“They were two autocrats who mutually reinforced their image: power, physical prowess, bravado, glitz,” historian and Berlusconi author Antonio Gibelli told AFP.

Putin gave Berlusconi a four-poster bed, in which the Italian had sex with an escort in 2008, according to her tell-all book. He in turn gave Putin, 69, a duvet cover featuring a life-sized image of the two men.

In the months before the Ukraine war, Berlusconi continued to promote his close ties, including a “long and friendly” New Year’s Eve phone call.

It was not until April, two months after Russia’s invasion, that he publicly criticised the conflict, saying he was “disappointed and saddened” by Putin.

He has struggled to stay on message since then.

Speaking off the cuff in Naples last week, he said he thought “Europe should… try to persuade Ukraine to accept Putin’s demands”, before backtracking and issuing a statement in Kyiv’s support.

“Breaking the twinning with Putin costs Berlusconi dearly: he has to give up a part of his image,” Gibelli said.

Meanwhile, the leader of the anti-immigration League, Salvini, who has proudly posed in Putin T-shirts in the past, has argued against sending weapons to aid Ukraine.

The League did condemn Russia’s military aggression, “no ifs and no buts”, on February 24 when Russia invaded.

But an investigation by the L’Espresso magazine earlier this week found that, in the over 600 messages posted by Salvini on social media since Russia invaded, he had not once mentioned Putin by name.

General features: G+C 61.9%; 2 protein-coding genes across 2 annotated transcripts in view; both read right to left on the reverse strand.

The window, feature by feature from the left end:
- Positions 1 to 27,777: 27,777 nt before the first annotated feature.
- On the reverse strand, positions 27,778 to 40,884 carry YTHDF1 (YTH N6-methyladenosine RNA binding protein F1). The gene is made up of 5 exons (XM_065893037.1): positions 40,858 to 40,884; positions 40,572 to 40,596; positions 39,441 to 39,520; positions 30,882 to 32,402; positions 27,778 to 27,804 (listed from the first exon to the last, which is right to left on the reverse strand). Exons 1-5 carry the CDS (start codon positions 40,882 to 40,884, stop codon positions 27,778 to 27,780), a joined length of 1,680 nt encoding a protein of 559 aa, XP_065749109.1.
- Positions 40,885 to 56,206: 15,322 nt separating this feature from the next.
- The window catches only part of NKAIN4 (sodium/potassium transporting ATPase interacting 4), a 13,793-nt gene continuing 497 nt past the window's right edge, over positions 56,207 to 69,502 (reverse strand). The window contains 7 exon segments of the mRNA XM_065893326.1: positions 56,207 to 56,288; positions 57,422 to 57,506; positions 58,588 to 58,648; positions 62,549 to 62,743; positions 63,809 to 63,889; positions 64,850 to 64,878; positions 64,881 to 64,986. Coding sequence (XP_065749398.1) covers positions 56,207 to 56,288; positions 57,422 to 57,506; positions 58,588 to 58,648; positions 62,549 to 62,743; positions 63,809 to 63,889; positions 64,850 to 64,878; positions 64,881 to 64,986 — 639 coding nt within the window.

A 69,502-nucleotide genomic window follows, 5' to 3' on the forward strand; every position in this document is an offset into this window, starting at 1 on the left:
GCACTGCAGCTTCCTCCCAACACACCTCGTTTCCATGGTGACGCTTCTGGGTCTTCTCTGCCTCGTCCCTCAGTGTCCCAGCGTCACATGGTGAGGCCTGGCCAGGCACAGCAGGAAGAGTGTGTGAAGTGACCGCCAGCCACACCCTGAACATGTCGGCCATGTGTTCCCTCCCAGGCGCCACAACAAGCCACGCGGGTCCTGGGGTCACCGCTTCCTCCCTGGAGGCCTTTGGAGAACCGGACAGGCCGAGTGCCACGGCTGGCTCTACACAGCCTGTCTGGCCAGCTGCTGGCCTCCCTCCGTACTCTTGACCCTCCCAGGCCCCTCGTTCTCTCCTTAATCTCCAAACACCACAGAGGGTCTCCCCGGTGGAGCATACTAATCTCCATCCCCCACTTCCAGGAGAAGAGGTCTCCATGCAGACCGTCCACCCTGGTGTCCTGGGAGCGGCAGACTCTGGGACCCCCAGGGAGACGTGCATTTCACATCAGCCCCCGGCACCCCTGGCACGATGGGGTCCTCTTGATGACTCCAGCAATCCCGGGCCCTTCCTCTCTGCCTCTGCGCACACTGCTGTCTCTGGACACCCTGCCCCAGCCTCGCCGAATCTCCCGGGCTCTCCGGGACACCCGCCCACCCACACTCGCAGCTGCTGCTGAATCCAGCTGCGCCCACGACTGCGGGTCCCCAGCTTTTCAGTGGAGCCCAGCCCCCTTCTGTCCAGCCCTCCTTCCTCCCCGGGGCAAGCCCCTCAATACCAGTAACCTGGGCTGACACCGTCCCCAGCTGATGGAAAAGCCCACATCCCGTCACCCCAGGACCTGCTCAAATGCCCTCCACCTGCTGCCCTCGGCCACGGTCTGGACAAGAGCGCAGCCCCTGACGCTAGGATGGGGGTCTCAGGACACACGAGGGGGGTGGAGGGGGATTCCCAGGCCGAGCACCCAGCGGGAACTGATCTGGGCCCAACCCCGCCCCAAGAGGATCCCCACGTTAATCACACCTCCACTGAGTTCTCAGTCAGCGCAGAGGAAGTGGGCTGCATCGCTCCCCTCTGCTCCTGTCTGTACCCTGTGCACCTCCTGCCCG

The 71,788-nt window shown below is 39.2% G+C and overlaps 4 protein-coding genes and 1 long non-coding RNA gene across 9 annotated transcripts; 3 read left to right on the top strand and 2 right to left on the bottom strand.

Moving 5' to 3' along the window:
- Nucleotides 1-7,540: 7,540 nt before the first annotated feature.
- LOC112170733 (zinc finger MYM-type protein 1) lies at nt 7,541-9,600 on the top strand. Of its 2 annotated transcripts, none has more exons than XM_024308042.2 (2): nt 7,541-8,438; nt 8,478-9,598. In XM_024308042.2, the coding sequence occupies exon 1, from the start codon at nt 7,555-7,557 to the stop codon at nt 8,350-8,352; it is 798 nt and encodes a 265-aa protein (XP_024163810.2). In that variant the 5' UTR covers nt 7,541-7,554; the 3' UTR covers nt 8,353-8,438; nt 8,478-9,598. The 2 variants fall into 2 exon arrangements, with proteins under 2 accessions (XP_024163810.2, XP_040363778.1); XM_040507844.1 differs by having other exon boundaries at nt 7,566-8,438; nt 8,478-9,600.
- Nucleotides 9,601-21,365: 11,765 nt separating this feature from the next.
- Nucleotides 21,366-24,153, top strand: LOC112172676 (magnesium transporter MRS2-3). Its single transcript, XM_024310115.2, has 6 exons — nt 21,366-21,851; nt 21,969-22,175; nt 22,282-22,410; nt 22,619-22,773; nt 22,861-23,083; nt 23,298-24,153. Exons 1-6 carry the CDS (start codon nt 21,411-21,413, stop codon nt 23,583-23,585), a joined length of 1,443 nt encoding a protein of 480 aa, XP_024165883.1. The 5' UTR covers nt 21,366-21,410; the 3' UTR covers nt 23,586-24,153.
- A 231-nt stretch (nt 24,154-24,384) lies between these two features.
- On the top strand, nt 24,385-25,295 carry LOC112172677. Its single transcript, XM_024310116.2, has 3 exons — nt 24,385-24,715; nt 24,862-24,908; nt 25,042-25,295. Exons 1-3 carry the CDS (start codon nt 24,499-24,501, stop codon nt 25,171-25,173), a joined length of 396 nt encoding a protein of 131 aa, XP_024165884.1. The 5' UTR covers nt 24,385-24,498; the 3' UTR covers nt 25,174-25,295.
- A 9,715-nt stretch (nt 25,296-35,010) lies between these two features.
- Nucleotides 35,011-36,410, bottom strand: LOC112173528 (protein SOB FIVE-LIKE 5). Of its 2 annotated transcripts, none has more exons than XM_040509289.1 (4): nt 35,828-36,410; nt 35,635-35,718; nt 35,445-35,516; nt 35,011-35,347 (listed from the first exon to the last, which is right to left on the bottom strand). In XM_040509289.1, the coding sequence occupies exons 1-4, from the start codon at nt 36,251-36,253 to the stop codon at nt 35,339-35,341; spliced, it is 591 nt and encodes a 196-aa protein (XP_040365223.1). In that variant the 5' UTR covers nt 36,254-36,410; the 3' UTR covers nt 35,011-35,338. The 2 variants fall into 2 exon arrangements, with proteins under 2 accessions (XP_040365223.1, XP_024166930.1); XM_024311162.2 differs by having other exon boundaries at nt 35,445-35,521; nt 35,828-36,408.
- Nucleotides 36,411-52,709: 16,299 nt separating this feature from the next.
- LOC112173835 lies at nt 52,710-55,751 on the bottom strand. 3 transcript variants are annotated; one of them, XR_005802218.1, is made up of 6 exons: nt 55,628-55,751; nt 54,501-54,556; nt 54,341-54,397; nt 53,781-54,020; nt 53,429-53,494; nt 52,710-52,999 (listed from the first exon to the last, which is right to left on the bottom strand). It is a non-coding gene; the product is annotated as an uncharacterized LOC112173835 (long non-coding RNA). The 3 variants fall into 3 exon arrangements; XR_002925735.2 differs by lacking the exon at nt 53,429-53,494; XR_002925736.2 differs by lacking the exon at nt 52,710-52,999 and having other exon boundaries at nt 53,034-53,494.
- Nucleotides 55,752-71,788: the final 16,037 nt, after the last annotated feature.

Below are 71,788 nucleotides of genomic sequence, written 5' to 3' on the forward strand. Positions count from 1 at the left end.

He did so for the first time on Thursday, saying “dialogue” with Putin was good, and encouraging a diplomatic end to the war.

‘Biased media’

Many pro-Russian figures are given significant airtime in the media, which itself is highly politicised.

“Italy is a G7 country with an incredibly biased media landscape,” Francesco Galietti, founder of risk consultancy Policy Sonar, told AFP.

TV talk shows are hugely popular in Italy, and “one of the main formats of information” for much of the public, notes Roberta Carlini, a researcher at the Centre for Media Pluralism and Media Freedom at the European University Institute.

But she warns they often “obscure facts”.

Italy’s state broadcaster RAI is being investigated by a parliamentary security committee for alleged “disinformation”, amid complaints over the frequent presence of Russian guests on talks shows.

Commercial giant Mediaset is also in hot water after airing an interview with Russia’s Foreign Minister Sergei Lavrov in which highly polemical claims went unchallenged.

It defended the interview, saying good journalism meant listening to “even the most controversial and divisive” opinions.

“RAI is a reflection of the political landscape, with its many pro-Russian parties. And Mediaset… well, Berlusconi is an old pal of Putin’s, so what do you expect?” Galietti said.

He also points to a decades-long culture in Italy of allowing conspiracy theories — particularly on the interference of US spies in Italian politics — to circulate in the media unchallenged.

“You end up with a situation where Russia Today (RT) is considered as authoritative as the BBC,” he said.